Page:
The 2014 Davis Cup draw was conducted today in London, England, and with the number of star-laden teams in next year's World Group, the first round is full of potentially blockbuster, hotly-contested ties.
The United States will host Andy Murray and Great Britain in first-round action, while Serbia will host Switzerland in what could be a blockbuster tie if Roger Federer decides to play.
The only negative surrounding the first round is the timing. The ties will be held over Super Bowl weekend from January 31st to February 2nd. Will tennis ever benefit from some good timing?
Here are four that we're looking forward to watching:
Great Britain at U.S.A.: The two teams that played the first Davis Cup tie in 1900 will meet for the first time since 1999. Team GB has been rejuvenated with the renewed commitment from Murray, and their two-year qualifying campaign has successfully put them back into the World Group for the first time since 2008. The biggest question facing U.S. Captain Jim Courier is which surface to choose. Does he go with the strengths of John Isner and Sam Querrey and put it on a quick hard court, or does he try and slow Murray down by laying down clay.
As for Britain, Murray may not be enough here. While wins over Isner and Querrey would be expected, can he really be asked to team with Colin Fleming to take out Davis Cup stalwarts Bob and Mike Bryan? If not, that will probably leave the fate of the tie in the hands of Dan Evans, who would have to beat either Isner or Querrey. The last time the Brits beat the U.S. Davis Cup team was 1935. Add that to the long list of droughts Murray has built his career on ending.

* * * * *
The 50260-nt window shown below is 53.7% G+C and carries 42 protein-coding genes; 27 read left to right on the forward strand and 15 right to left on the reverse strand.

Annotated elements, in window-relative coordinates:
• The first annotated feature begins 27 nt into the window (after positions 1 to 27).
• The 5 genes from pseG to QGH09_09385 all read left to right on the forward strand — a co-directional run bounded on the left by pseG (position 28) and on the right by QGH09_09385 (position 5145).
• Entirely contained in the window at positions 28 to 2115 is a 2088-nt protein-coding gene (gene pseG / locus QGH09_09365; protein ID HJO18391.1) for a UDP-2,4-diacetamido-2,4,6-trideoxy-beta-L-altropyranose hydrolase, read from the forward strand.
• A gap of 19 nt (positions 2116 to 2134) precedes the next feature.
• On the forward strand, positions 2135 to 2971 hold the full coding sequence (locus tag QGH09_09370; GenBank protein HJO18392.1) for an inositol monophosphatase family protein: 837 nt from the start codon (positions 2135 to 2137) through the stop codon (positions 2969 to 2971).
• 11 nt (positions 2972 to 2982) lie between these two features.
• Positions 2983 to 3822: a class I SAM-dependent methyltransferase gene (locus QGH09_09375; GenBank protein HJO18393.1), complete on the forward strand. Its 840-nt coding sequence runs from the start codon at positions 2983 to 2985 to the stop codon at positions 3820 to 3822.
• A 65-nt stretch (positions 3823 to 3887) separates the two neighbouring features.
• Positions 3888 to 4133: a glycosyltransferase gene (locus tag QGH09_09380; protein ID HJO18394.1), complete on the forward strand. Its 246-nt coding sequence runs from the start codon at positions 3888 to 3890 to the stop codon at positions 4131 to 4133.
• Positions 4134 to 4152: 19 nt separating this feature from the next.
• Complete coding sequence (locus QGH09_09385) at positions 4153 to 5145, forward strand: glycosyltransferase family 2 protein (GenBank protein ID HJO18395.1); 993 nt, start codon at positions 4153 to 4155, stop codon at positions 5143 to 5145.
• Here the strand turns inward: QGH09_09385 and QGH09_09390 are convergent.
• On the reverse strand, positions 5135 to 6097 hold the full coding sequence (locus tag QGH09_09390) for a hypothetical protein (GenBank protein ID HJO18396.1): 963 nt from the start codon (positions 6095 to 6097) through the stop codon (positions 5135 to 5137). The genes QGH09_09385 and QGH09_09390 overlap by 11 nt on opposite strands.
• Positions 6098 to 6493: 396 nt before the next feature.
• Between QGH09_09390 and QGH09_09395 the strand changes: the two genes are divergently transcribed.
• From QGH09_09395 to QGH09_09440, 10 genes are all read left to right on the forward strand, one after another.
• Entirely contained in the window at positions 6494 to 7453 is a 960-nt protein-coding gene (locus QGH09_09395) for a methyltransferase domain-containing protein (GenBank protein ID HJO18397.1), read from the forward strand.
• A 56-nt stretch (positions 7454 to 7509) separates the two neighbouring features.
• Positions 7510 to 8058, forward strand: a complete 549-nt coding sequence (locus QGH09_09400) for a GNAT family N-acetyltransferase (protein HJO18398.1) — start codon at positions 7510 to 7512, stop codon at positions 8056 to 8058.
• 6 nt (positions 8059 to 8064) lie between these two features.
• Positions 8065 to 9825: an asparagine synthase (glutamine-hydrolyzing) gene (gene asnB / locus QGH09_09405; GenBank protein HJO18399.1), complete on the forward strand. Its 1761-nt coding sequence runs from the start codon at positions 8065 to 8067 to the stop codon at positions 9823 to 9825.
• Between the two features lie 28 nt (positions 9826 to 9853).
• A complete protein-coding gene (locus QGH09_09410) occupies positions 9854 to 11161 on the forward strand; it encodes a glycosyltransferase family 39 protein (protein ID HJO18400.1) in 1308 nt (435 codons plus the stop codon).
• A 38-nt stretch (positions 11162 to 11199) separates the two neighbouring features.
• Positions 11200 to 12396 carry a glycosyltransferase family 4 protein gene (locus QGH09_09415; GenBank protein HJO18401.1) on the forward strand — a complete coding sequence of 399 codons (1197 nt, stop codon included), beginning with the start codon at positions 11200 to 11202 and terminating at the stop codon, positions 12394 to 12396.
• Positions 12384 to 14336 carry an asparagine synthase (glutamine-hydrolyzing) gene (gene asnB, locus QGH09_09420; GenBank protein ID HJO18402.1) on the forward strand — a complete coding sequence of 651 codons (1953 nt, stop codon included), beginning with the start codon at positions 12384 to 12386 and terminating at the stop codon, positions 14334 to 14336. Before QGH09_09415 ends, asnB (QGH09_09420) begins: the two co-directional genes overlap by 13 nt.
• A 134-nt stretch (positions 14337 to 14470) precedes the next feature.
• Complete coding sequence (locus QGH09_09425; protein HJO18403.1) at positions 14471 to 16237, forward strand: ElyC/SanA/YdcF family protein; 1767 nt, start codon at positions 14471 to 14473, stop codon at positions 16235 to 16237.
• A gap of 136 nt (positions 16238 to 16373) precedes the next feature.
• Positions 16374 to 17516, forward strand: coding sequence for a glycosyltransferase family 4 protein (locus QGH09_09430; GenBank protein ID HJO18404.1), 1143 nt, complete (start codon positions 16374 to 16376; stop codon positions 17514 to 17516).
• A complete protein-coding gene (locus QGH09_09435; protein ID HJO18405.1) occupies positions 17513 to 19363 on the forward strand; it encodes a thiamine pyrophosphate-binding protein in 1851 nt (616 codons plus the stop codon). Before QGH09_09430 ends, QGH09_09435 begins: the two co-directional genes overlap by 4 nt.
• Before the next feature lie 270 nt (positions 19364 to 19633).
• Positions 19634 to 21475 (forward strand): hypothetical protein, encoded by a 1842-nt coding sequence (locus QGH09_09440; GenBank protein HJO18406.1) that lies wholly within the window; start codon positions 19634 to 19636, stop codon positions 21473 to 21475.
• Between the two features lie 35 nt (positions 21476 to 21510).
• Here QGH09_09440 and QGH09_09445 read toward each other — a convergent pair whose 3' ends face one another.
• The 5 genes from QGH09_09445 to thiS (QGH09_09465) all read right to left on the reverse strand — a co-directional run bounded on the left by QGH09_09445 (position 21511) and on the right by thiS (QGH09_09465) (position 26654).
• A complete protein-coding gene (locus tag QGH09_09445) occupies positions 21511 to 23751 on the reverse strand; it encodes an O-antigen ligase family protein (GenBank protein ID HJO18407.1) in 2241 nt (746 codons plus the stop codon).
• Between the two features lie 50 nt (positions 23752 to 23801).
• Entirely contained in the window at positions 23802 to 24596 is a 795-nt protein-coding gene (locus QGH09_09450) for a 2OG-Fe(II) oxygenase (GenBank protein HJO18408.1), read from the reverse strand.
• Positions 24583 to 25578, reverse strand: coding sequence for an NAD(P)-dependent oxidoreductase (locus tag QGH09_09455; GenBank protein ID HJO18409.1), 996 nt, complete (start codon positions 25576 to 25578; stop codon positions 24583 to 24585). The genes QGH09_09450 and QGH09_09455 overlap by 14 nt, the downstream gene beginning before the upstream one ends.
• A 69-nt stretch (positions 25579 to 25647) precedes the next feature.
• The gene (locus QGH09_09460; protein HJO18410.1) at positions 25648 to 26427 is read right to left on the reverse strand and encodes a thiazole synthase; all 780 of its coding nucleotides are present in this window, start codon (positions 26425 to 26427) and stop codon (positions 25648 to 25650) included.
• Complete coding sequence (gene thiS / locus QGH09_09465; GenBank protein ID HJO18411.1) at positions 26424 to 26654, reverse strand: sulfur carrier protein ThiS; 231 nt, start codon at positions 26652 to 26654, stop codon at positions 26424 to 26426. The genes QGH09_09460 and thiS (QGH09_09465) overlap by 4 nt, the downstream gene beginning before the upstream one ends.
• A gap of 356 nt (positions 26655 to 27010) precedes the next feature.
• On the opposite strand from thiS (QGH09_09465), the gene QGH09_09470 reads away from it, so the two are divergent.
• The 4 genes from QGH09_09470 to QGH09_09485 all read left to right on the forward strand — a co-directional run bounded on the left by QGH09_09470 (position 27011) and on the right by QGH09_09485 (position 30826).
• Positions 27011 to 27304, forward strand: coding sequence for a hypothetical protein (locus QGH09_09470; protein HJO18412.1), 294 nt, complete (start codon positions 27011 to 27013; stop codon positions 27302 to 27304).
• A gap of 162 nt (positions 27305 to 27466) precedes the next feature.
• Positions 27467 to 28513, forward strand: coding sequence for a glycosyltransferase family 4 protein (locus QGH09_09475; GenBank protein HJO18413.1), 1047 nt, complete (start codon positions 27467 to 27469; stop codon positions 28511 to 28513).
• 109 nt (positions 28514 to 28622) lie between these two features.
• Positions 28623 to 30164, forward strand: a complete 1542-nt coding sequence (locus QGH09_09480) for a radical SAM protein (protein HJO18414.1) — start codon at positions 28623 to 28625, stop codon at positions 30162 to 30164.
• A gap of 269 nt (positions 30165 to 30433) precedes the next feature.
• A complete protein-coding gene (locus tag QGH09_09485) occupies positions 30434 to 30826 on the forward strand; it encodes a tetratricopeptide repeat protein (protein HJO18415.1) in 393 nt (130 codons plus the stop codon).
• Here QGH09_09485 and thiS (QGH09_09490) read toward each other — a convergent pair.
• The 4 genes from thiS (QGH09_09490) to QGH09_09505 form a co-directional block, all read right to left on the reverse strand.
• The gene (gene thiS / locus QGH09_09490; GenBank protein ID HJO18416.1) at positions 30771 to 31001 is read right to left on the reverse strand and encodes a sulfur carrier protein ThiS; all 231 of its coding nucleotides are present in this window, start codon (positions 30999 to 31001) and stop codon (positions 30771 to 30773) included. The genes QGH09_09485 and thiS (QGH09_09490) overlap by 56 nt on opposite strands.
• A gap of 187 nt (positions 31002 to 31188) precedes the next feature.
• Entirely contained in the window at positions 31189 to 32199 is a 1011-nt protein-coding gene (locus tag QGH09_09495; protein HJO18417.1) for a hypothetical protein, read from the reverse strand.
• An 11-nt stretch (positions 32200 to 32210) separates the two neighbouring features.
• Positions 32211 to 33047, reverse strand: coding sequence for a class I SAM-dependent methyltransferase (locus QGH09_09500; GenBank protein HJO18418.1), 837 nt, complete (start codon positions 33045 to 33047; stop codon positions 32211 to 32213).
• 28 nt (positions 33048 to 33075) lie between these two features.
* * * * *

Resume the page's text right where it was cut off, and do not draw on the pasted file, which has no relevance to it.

Switzerland at Serbia: So where do we start the petition to beg Federer to play this tie? The idea of Federer playing on genuinely hostile ground is intriguing, and it's arguably a scene we've never really witnessed before. He's a crowd favorite regardless of venue or opponent, but the prospect of a best-of-five tie-clinching match between Djokovic and Federer on clay in Belgrade Arena is a different story. The good news for Federer is he doesn't have to win this tie on his own. Assuming Stanislas Wawrinka plays, Switzerland actually may have the better team on balance.
Australia at France: There are no two deeper teams in Davis Cup than France and Spain. Both are more than capable of fielding a strong team without tapping their No. 1 players, so who knows who will be there for France when they host Bernard Tomic and Lleyton Hewitt. But one thing's for sure: This one will be played on clay.
Canada vs. Japan: Canada's follow-up campaign to their strong semifinal run will start in Japan, which isn't as inconvenient as it sounds given the tie takes place right after the Australian Open.Other ties